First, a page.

Ramnit Worm Threatens Online AccountsFacebook Targeted by Fraudsters Seeking Log-in Credentials
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Lab researchers working for the Israel-based provider of cyberthreat management services say Ramnit has been linked to the compromise of more than 45,000 Facebook log-in credentials, primarily hitting users in the United Kingdom and France.
"We suspect that the attackers behind Ramnit are using the stolen credentials to log in to victims' Facebook accounts and to transmit malicious links to their friends, thereby magnifying the malware's spread even further," says a blog posted on Seculert's website Jan. 5. "In addition, cybercriminals are taking advantage of the fact that users tend to use the same password in various web-based services (Facebook, Gmail, Corporate SSL VPN, Outlook Web Access, etc.) to gain remote access to corporate networks."
Because users often use the same log-in and password credentials for multiple accounts, the threat of Ramnit attacks should be concerning to every industry, not just financial services, though financial institutions often have the most to lose when consumers online banking accounts are breached.
"As demonstrated by the 45,000 compromised Facebook subscribers, the viral power of social networks can be manipulated to cause considerable damage to individuals and institutions when it is in the wrong hands," Securlet says.
Ramnit is a worm, which means, unlike malware, it can spread to other computers without being sent through e-mail or a malicious website. Ramnit, which surfaced in April 2010, continues to evolve.
In August 2011, security vendor Trusteer was the first to discover Ramnit's merger with the Zeus variant designed to target online banking accounts. The Ramnit-Zeus hybrid was superior because of its advanced man-in-the-browser capabilities, which enabled it to steal online banking and corporate log-in credentials. The Ramnit hybrid bypassed two-factor authentication, and between September 2011 and December 2011, Trusteer estimated that some 800,000 machines had been infected.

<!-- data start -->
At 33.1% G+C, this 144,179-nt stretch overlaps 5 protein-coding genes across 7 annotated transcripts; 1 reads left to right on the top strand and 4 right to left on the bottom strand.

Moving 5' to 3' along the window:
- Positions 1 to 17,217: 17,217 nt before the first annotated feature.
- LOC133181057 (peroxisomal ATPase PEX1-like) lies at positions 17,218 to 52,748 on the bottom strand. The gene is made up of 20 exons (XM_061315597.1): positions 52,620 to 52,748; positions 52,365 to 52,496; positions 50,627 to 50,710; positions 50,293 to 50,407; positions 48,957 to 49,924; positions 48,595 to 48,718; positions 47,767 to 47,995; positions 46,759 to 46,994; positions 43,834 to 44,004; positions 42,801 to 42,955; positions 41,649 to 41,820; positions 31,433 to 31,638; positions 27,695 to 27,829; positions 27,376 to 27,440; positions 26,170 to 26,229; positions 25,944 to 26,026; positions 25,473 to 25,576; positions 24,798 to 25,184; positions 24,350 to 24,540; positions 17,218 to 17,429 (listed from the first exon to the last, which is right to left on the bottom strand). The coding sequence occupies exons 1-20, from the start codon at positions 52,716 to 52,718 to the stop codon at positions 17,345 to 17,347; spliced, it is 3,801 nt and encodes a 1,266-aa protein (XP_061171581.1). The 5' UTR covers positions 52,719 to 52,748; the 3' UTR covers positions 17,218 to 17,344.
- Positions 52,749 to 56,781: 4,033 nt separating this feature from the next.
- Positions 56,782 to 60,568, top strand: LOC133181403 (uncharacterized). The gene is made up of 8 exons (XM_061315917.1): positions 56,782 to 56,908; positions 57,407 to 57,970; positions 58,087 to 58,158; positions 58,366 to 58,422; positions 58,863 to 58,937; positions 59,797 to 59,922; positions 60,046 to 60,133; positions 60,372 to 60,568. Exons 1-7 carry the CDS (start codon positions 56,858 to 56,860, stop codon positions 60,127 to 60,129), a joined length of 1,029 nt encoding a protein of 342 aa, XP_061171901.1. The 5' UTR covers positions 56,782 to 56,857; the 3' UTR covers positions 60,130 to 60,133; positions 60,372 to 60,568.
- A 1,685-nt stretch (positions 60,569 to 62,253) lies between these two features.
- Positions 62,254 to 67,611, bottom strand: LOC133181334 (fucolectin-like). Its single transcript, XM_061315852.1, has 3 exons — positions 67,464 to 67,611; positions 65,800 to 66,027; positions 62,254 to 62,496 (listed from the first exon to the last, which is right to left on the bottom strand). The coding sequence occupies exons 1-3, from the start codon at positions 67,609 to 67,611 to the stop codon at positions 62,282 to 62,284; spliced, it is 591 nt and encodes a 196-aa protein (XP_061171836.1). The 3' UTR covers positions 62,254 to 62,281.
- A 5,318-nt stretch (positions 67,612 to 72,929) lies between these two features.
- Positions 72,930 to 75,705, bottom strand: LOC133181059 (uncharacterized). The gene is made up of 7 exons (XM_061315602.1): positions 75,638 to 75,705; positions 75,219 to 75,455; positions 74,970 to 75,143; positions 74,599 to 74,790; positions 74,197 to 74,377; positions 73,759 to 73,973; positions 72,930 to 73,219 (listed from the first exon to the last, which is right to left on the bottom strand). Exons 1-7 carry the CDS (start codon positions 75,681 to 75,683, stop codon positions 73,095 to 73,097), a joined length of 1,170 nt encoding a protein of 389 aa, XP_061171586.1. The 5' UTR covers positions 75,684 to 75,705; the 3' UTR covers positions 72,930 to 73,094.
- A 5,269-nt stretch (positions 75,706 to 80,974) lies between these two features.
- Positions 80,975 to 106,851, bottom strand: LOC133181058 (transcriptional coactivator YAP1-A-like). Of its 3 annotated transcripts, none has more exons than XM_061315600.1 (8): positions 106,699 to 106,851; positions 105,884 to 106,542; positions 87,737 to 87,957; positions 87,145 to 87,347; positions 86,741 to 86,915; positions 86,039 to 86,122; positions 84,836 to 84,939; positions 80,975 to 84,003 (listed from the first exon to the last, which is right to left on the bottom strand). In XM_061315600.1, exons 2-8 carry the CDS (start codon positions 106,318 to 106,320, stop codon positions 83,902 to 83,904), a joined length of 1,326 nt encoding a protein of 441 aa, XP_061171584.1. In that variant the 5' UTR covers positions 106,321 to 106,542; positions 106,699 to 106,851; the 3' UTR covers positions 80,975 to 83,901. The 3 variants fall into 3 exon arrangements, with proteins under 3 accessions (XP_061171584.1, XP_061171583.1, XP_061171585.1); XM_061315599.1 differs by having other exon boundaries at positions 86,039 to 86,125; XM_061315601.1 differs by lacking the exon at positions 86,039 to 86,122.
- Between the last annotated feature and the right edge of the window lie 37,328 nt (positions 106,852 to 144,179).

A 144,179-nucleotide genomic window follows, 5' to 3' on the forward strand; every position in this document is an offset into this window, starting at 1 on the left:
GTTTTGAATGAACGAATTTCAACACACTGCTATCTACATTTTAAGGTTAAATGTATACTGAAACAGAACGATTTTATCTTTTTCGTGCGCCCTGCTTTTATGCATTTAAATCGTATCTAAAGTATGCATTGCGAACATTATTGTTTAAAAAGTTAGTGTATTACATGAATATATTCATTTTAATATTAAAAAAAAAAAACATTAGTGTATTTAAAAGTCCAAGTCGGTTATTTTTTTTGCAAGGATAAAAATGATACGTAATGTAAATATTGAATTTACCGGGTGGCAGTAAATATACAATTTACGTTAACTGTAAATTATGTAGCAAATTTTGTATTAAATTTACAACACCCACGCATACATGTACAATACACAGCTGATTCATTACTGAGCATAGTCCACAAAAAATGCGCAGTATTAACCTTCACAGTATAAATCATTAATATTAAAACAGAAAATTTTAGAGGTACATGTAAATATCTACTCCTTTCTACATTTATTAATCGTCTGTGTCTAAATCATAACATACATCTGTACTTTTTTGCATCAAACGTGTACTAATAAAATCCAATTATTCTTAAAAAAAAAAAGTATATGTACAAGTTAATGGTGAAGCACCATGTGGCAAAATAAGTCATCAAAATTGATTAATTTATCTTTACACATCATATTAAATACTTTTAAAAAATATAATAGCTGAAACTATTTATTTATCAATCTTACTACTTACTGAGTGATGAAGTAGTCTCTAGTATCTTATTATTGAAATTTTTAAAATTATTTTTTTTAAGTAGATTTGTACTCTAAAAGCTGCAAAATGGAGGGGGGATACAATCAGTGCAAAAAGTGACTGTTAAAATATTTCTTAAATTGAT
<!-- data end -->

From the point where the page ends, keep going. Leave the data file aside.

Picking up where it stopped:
Amit Klein, chief technology officer of Trusteer, says Seculert's new findings show how quickly Ramnit is evolving to use multiple distribution vectors. "The combination of file infection, social network propagation and man-in-the-browser capabilities creates an aggressive threat," he says. "Ramnit can reach a corporate employee machine through propagation via stolen social network accounts."
Once launched on a corporate PC, Ramnit's browser penetration module steals internal and software-as-a-service credentials. Incoming web pages can then be modified using an HTML injection to request and steal more sensitive information.
Ramnit's man-in-the-middle looks like an actual social-media or bank-account sign-in page that captures a user's ID and password, and sometimes other personal information en route to the actual log-in page. The difference, however, is that the page in the middle captures authentication data and allows the attacker to gain access to the victim's accounts at will.
Dave Jevans of the Anti-Phishing Working Group says stealing credentials from social-networking sites is big business. "We have seen up to a million people per day being directed to malicious websites through FB worms," he says.
A Call for Multifactor Authentication
Bill Wansley an analyst at Booz Allen Hamilton, says every organization should take Ramnit's rapid evolution as a sign that outdated authentication measures are no longer effective.
"Passwords are not very useful for anything anymore," Wansley says. "They are just too easy to forget, copy or break. Everyone needs to go to multifactor authentication - like Google has recently - for social-media sign-in, and certainly for anything that is for financial or medical-related accounts."
Passphrases are better than passwords, but multifactor authentication is the new standard. "Nobody should be using their social-media passwords or phrases for their financial accounts," Wansley says.
In the financial space, cybercriminals increasingly use older malware to capture individual passwords and personal information that is later exploited to gain access to financial accounts. "The Ramnit example is typical of these type attacks," Wansley says. "Ramnit is actually an older malicious code that has been updated with new features to achieve other purposes."